For one month every four years, millions of international visitors descend on cities to see their country play. With them comes the promise of a boosted local economy as spectators spend millions on sold-out accommodations, packed restaurants and the thrill of being in the stadium while history is made.
The “San Francisco Bay Area” gets to share in that honor when the World Cup 2026 comes to town—well, Santa Clara to be exact.
But while the FIFA delegation were wined and dined by SF Mayor London Breed last year to secure the bid, officials only toured South Bay soccer facilities, as the games will be played at Levi’s Stadium.
That means when global megastars arrive in the city, you likely won’t find them training in SF.
San Francisco has failed to build up the modern infrastructure needed to host the world’s top soccer teams in time—despite best-laid plans.
Stadiums and fields in SF are really old. Kezar Stadium in the heart of the city was first opened in 1925. After that, Boxer Soccer Stadium at Balboa Park, the only public soccer-specific stadium in the city, was built in 1953.
Anticipating the potential arrival of a World Cup, District 11 Supervisor Ahsha Safaí announced in 2018 that he wanted to lead “an entire makeover” of Boxer Stadium. His tentative plans would see the historic 3,500 seat venue become a training field for international teams.
Safaí said at the time he would work with the city’s Recreation and Park Department, which oversees the stadium, as well as with the Capital Planning Committee to set aside the necessary cash for the project.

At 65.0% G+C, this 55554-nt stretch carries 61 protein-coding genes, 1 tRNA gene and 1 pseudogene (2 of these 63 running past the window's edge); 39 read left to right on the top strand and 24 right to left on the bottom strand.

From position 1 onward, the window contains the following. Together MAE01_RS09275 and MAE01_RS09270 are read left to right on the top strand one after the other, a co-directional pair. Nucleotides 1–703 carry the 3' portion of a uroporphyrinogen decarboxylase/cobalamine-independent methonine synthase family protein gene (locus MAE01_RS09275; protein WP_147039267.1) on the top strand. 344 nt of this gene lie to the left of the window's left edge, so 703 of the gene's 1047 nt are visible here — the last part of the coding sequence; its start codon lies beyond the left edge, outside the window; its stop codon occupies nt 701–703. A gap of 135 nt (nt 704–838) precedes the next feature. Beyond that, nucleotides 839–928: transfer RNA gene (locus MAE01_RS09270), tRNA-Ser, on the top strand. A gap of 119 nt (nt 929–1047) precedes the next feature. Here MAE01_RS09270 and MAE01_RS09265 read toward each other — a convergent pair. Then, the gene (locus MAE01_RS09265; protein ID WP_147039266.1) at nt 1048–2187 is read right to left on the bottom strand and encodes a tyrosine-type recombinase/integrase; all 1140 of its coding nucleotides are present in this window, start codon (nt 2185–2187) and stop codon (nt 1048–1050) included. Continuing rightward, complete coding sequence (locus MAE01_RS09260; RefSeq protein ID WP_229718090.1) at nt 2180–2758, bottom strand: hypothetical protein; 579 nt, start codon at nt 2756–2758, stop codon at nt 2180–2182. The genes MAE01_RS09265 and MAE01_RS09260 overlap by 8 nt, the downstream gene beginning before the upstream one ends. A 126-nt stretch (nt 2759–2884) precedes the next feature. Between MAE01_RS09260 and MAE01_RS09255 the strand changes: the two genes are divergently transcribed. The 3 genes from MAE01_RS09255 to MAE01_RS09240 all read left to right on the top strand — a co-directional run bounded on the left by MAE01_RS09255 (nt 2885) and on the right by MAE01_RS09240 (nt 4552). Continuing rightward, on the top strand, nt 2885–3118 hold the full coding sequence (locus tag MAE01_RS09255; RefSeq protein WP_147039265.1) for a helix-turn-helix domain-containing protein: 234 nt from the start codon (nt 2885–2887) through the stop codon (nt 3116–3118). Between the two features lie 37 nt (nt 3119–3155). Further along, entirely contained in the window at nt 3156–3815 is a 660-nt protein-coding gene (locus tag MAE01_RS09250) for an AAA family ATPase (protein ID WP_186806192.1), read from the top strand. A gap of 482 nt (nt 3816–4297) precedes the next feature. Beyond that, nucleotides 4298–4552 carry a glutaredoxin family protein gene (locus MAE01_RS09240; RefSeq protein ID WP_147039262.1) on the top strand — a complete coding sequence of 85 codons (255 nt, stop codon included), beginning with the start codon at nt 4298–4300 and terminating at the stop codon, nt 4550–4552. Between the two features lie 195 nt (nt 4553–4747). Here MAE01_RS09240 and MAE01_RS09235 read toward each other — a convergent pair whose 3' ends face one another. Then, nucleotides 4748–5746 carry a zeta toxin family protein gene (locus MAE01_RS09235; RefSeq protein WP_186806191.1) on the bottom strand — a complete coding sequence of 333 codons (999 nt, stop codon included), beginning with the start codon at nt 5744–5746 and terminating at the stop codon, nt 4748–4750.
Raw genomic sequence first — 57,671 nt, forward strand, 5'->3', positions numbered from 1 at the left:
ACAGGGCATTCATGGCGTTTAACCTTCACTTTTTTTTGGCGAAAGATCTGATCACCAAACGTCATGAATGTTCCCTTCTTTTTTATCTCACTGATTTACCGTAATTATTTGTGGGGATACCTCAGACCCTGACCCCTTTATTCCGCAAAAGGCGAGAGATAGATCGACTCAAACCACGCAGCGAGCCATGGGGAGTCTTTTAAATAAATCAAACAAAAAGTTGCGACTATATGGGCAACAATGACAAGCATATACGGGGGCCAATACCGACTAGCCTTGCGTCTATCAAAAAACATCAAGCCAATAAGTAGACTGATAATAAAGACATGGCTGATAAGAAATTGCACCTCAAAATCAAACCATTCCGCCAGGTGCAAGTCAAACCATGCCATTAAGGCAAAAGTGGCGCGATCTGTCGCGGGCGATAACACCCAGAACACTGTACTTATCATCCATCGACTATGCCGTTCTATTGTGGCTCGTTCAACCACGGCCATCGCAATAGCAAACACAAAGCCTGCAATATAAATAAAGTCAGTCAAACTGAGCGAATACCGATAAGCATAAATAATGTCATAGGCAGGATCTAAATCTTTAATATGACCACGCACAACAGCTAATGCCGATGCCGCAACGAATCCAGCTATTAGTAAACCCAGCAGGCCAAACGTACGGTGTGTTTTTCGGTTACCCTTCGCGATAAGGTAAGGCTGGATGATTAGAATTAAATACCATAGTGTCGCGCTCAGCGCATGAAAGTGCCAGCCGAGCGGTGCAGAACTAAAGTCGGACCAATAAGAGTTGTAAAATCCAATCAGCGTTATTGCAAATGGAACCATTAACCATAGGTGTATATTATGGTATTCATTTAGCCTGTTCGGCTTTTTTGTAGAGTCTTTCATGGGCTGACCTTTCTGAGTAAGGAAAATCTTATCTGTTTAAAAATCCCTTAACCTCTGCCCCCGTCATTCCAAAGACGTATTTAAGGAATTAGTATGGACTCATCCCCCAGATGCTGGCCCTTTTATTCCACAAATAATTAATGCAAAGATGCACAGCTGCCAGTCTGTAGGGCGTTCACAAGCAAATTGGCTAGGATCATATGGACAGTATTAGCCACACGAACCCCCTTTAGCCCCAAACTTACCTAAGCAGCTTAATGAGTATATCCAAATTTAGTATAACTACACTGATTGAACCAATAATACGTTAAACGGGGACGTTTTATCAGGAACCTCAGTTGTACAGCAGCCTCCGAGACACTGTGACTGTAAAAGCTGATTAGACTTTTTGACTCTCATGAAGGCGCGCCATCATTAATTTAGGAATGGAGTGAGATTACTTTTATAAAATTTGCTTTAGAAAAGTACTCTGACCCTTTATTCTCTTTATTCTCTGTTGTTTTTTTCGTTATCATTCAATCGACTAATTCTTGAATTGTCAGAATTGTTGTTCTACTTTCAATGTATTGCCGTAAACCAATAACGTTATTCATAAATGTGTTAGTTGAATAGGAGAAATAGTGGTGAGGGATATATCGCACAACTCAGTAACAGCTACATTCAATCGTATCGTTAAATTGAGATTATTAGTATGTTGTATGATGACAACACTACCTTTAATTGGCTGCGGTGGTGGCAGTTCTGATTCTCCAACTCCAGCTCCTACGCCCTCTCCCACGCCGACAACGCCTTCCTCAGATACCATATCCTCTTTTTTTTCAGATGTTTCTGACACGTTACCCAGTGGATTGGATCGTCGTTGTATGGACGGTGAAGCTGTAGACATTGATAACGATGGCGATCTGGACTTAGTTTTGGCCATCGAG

But four years later, a spokesperson for Recreation and Parks confirmed those plans never materialized. Aside from daily maintenance and a repaved parking lot that “no project or funding have been identified [since 2018],” said the department.
Today, the field is mostly used by local high schools and middle schools. It is highly unlikely that a professional team could ever use the field in its current state.
“I’m excited the World Cup is coming to the Bay Area in 2026,” said Safaí when asked for an update on his 2018 proposal. “This provides an excellent opportunity to improve the city’s soccer facilities, and I will work hard to include Boxer Stadium in the upcoming Capital Plan to ensure its renovation and operation for years to come.”
With nothing else in the pipeline, Mayor Breed has thrown her support behind a new soccer-specific development for 2023—although, it’d be a stretch to say that it is in the city proper.
The SF Glens, a semi-professional soccer team with aspirations to be the next professional club in the city, are currently constructing a 1,500-seat waterfront stadium on Treasure Island.
“When [the World Cup] comes to the Bay Area in 2026, this field is going to be the shining jewel,” Breed said at the groundbreaking ceremony. “This is going to put San Francisco officially on the map in the soccer world like nothing else.”
A lot can change in four years. But when The Standard reached out to The 49ers—whose executives led the host bid—to confirm if any San Francisco fields were considered, they said that FIFA only toured the soccer facilities at Stanford University and San Jose State. It remains unclear where international teams will set up their training camps in the Bay Area.
This is not the first time San Francisco has served as the face of a marketing campaign, yet sat on the sidelines when the actual games kicked off. In 2016, Super Bowl 50 was also hosted at Levi’s Stadium.
To the annoyance of some supervisors at the time, the city forked over $4.8 million to “host festivities” the week of the game. Data released by the City Controller’s Office showed that SF brought in a total of $11.5 million before expenses after the Super Bowl.
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